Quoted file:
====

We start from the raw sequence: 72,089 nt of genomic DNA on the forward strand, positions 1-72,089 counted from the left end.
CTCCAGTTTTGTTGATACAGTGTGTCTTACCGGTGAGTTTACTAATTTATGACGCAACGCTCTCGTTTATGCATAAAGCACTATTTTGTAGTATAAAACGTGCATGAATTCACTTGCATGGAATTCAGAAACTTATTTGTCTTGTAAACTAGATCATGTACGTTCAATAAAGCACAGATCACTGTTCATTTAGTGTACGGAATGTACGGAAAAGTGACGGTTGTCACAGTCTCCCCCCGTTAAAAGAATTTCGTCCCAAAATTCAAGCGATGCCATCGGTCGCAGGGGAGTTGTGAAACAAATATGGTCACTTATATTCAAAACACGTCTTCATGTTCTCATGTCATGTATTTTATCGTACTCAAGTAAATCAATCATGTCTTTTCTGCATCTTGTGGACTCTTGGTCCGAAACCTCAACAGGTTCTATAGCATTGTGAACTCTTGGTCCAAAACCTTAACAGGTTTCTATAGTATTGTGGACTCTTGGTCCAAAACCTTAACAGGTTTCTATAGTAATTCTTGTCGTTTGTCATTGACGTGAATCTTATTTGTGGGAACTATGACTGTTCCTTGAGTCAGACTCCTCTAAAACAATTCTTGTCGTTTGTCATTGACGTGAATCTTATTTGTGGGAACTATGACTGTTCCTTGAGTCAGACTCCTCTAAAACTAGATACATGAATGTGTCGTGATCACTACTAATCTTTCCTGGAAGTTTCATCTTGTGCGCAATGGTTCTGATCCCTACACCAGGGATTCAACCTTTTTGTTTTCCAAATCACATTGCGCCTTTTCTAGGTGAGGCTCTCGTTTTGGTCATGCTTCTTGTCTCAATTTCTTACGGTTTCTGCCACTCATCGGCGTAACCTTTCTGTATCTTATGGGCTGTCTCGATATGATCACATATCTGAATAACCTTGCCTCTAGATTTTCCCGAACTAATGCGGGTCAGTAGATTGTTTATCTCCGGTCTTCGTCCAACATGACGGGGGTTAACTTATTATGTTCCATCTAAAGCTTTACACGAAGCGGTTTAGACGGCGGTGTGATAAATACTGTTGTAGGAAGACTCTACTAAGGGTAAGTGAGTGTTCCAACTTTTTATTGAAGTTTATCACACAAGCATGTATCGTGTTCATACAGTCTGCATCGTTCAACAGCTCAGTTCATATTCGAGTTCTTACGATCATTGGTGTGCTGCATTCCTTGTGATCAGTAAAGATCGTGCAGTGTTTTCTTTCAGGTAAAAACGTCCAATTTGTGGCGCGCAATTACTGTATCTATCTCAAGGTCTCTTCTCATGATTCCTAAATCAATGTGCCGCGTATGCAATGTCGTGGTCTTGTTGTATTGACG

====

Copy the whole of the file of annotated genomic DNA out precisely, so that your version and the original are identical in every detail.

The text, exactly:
We start from the raw sequence: 72,089 nt of genomic DNA on the forward strand, positions 1-72,089 counted from the left end.
CTCCAGTTTTGTTGATACAGTGTGTCTTACCGGTGAGTTTACTAATTTATGACGCAACGCTCTCGTTTATGCATAAAGCACTATTTTGTAGTATAAAACGTGCATGAATTCACTTGCATGGAATTCAGAAACTTATTTGTCTTGTAAACTAGATCATGTACGTTCAATAAAGCACAGATCACTGTTCATTTAGTGTACGGAATGTACGGAAAAGTGACGGTTGTCACAGTCTCCCCCCGTTAAAAGAATTTCGTCCCAAAATTCAAGCGATGCCATCGGTCGCAGGGGAGTTGTGAAACAAATATGGTCACTTATATTCAAAACACGTCTTCATGTTCTCATGTCATGTATTTTATCGTACTCAAGTAAATCAATCATGTCTTTTCTGCATCTTGTGGACTCTTGGTCCGAAACCTCAACAGGTTCTATAGCATTGTGAACTCTTGGTCCAAAACCTTAACAGGTTTCTATAGTATTGTGGACTCTTGGTCCAAAACCTTAACAGGTTTCTATAGTAATTCTTGTCGTTTGTCATTGACGTGAATCTTATTTGTGGGAACTATGACTGTTCCTTGAGTCAGACTCCTCTAAAACAATTCTTGTCGTTTGTCATTGACGTGAATCTTATTTGTGGGAACTATGACTGTTCCTTGAGTCAGACTCCTCTAAAACTAGATACATGAATGTGTCGTGATCACTACTAATCTTTCCTGGAAGTTTCATCTTGTGCGCAATGGTTCTGATCCCTACACCAGGGATTCAACCTTTTTGTTTTCCAAATCACATTGCGCCTTTTCTAGGTGAGGCTCTCGTTTTGGTCATGCTTCTTGTCTCAATTTCTTACGGTTTCTGCCACTCATCGGCGTAACCTTTCTGTATCTTATGGGCTGTCTCGATATGATCACATATCTGAATAACCTTGCCTCTAGATTTTCCCGAACTAATGCGGGTCAGTAGATTGTTTATCTCCGGTCTTCGTCCAACATGACGGGGGTTAACTTATTATGTTCCATCTAAAGCTTTACACGAAGCGGTTTAGACGGCGGTGTGATAAATACTGTTGTAGGAAGACTCTACTAAGGGTAAGTGAGTGTTCCAACTTTTTATTGAAGTTTATCACACAAGCATGTATCGTGTTCATACAGTCTGCATCGTTCAACAGCTCAGTTCATATTCGAGTTCTTACGATCATTGGTGTGCTGCATTCCTTGTGATCAGTAAAGATCGTGCAGTGTTTTCTTTCAGGTAAAAACGTCCAATTTGTGGCGCGCAATTACTGTATCTATCTCAAGGTCTCTTCTCATGATTCCTAAATCAATGTGCCGCGTATGCAATGTCGTGGTCTTGTTGTATTGACG